INDIANAPOLIS — A community magazine is working to create a new image for a community that has been hard hit by crime and poverty. The Editor and Chief of "Indy Far East Magazine," Dennis Jarrett, told WRTV's Amber Grigley that it's about telling a better story than what's been shared about the far east side.
"If nobody's going to tell the story, then we're going to tell the story,” Jarrett said.
A message made loud and clear, allowing Hoosiers to see the far east side beyond the imperfect headlines.
"It's really painful to see that the far east side is being kind of washed with one paintbrush of negativity," Jarret said.
Jarrett said the idea to start "Indy Far East" magazine came to him after receiving a community-based magazine in the mail.
"I found out that Carmel had an edition, Kokomo had an edition, Avon had an edition, Fishers, Geist had an edition, Center Grove. When I got to the far east side, nothing," Jarrett said.
Jarrett went to work, creating a similar magazine for the far east side to make residents proud.
"There's a lot of great things going on. There are a lot of positive people not only working and enhancing the quality of life on the far east side, but I can't even tell you the number of people who came out of the far east side doing great things, not just in the city, and state, but across the nation," said Jarrett.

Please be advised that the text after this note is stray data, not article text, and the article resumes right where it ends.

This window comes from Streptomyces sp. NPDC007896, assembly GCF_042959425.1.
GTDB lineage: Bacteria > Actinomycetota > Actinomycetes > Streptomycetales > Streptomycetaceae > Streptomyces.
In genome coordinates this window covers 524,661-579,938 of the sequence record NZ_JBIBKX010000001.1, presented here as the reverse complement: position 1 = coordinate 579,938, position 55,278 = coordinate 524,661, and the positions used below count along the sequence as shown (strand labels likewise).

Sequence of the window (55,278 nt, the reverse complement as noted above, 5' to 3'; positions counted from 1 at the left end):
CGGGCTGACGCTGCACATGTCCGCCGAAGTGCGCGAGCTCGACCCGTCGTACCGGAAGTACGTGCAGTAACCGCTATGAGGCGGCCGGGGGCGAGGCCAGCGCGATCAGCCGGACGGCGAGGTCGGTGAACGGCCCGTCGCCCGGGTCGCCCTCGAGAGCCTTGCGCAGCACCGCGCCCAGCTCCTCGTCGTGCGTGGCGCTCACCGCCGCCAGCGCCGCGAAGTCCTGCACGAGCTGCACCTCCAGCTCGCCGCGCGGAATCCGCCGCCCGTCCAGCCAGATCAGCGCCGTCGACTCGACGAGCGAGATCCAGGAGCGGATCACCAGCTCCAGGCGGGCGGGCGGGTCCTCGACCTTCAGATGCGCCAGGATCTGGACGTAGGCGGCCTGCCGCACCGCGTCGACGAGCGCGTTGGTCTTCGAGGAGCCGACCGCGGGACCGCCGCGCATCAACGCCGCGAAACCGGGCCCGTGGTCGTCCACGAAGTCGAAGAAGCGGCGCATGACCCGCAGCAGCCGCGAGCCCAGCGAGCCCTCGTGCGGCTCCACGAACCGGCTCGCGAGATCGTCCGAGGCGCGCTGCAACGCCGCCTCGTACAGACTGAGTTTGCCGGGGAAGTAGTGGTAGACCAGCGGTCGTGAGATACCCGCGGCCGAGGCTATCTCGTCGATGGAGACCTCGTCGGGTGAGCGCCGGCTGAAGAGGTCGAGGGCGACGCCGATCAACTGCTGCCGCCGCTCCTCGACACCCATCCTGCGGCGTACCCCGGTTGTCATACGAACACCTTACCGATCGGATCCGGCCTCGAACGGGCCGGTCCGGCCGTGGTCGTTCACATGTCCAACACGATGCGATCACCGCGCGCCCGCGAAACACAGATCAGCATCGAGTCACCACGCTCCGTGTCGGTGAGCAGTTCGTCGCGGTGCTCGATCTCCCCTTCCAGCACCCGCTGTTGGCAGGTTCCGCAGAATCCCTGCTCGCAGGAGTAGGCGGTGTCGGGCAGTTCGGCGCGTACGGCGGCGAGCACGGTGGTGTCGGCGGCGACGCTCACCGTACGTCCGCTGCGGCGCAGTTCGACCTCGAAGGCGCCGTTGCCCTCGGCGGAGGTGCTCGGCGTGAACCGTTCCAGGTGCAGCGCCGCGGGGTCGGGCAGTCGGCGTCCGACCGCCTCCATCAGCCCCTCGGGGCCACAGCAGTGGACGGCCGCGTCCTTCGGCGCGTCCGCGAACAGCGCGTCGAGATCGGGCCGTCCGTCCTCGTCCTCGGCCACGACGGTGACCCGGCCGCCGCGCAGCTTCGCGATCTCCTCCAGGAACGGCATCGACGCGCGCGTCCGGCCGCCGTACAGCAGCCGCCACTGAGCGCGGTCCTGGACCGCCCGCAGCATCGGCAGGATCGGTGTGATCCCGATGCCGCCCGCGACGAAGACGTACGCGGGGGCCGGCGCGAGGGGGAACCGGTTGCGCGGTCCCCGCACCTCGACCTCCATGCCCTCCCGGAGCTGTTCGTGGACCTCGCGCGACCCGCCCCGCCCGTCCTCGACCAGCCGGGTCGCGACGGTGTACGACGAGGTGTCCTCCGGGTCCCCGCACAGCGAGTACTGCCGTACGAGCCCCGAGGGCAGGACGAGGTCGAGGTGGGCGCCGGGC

"For me personally, it means a lot. I am from the east side. Grew up in 46226," Kendra Nowell, CEO of C.A.F.E. said.
Nowell was featured in the July edition of "Indy Far East" magazine. Her organization café, community alliance on the far east side, has been helping the community thrive for 25 years.
"We serve as a community hub to other organizations. We offer wrap-around services for residents of the far east side, and we do all kinds of community events to bring the community together," Nowell said.
Nowell said C.A.F.E. poured 11 million dollars towards rental assistance for residents who were hit hard by the pandemic.
A gesture Jarrett hopes will spark a new narrative for the community.
"It is our hope that we can increase from 4,000 copies to 6,000 copies. From 6,00 copies to 10,000 copies. We'd like to see this free magazine in every household on the far east side," Jarrett said.
Jarrett also serves as the communications director for Warren Township Schools. The district's superintendent helped provide financial assistance for the first four months of the magazine's run.
Jarrett said he's now looking for more community partners to help keep it going.
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